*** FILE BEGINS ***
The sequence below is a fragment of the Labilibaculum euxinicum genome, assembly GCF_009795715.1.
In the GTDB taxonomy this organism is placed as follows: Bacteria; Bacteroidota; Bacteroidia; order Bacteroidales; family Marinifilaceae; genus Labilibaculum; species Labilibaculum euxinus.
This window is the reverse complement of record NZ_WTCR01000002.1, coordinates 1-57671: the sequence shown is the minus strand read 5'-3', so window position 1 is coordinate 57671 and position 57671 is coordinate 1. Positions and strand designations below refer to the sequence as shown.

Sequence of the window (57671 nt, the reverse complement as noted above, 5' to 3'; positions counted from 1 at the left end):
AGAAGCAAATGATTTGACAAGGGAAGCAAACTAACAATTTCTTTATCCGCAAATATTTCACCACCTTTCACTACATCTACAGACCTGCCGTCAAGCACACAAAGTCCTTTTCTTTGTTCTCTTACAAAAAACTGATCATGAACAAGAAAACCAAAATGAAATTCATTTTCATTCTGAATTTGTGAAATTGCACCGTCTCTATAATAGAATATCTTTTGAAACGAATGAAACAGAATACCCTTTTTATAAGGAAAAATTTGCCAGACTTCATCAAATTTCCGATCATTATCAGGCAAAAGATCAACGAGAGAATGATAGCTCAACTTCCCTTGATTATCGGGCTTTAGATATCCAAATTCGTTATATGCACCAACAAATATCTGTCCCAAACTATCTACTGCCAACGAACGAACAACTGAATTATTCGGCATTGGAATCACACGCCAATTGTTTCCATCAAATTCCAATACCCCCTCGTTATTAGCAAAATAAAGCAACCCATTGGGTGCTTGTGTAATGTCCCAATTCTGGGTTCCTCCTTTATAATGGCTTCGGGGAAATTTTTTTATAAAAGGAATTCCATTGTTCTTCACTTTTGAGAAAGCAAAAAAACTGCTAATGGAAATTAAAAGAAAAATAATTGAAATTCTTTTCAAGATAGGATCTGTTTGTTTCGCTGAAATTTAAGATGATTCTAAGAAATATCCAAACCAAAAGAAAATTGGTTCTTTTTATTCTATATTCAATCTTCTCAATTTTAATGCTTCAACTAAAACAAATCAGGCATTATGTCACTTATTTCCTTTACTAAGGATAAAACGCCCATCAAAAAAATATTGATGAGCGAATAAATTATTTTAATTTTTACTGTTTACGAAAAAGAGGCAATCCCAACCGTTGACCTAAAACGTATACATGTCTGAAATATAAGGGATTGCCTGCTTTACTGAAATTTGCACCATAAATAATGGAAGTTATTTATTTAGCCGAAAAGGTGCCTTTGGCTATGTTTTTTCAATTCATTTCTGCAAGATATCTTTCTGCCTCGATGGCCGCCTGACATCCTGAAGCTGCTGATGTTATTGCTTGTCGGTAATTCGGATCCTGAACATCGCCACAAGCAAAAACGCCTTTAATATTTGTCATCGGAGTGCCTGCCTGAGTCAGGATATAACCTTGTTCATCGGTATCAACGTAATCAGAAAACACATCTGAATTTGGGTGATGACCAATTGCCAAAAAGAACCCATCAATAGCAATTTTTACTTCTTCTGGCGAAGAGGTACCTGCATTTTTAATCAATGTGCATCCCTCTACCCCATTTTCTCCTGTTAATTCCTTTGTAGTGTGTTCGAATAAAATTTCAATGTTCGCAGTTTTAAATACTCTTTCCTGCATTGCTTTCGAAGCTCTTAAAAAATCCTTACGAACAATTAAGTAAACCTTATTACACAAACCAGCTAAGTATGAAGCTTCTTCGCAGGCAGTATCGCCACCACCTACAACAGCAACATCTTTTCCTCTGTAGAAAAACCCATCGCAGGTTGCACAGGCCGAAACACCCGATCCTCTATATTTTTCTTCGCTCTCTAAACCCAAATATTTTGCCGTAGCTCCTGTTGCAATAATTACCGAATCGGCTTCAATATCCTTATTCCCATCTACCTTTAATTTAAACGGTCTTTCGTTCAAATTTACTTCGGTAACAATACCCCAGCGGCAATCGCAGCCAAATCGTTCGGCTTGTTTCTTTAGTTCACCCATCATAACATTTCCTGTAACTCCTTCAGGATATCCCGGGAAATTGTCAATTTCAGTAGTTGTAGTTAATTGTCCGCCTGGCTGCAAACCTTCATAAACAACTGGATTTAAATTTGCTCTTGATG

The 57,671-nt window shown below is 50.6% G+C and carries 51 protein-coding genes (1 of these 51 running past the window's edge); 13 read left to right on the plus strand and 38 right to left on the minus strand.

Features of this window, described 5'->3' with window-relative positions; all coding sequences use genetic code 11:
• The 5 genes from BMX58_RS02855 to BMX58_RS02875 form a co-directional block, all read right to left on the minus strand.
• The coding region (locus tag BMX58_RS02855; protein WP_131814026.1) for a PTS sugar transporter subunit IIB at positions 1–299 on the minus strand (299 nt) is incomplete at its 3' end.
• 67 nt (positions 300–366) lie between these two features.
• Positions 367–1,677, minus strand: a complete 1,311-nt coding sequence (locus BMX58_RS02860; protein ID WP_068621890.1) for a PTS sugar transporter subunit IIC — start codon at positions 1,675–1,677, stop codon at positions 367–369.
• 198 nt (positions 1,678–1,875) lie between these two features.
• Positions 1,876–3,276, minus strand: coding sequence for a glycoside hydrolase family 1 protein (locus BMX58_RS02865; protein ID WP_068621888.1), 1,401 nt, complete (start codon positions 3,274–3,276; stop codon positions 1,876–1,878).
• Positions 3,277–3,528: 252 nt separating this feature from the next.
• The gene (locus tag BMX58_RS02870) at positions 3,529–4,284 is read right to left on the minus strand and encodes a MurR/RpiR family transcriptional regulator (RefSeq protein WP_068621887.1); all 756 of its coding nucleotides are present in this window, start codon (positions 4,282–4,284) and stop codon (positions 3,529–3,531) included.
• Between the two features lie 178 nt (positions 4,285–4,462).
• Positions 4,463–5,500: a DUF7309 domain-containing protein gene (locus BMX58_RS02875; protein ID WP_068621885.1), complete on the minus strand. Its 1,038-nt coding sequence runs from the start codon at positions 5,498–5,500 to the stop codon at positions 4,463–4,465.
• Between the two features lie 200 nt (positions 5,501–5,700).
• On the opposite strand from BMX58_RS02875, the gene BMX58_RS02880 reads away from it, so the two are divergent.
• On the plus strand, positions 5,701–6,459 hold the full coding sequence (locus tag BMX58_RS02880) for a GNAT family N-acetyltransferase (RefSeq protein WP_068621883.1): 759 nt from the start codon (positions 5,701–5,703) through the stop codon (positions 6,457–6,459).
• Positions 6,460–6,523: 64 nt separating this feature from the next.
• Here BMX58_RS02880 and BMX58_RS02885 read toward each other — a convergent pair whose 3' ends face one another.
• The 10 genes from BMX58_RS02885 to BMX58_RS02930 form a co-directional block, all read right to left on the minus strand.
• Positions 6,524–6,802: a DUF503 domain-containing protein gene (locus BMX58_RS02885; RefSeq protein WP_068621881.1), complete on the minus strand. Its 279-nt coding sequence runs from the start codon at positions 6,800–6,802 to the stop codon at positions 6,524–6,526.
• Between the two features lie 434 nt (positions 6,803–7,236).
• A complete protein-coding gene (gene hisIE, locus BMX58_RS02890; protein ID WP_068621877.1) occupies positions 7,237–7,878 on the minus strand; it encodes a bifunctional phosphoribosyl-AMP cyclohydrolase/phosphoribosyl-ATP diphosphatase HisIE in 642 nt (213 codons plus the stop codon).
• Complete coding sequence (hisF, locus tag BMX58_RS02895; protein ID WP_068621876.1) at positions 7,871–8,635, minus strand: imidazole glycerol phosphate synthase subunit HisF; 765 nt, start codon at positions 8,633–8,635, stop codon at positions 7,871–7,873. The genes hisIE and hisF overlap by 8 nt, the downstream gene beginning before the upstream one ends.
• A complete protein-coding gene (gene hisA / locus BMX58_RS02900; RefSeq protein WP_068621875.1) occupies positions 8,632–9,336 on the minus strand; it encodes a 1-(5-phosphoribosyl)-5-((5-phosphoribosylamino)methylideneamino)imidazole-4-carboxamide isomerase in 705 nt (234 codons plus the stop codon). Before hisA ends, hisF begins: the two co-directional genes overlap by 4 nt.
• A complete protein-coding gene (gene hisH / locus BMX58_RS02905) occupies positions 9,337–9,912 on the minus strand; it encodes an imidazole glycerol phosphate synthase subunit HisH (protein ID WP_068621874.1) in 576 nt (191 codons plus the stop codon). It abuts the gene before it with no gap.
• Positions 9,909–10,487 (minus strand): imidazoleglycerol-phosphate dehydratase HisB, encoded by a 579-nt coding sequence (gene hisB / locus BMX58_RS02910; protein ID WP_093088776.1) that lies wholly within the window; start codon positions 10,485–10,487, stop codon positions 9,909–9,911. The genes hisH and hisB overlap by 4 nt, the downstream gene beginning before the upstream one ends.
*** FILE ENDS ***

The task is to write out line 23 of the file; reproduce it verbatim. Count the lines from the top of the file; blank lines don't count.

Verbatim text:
• The 10 genes from BMX58_RS02885 to BMX58_RS02930 form a co-directional block, all read right to left on the minus strand.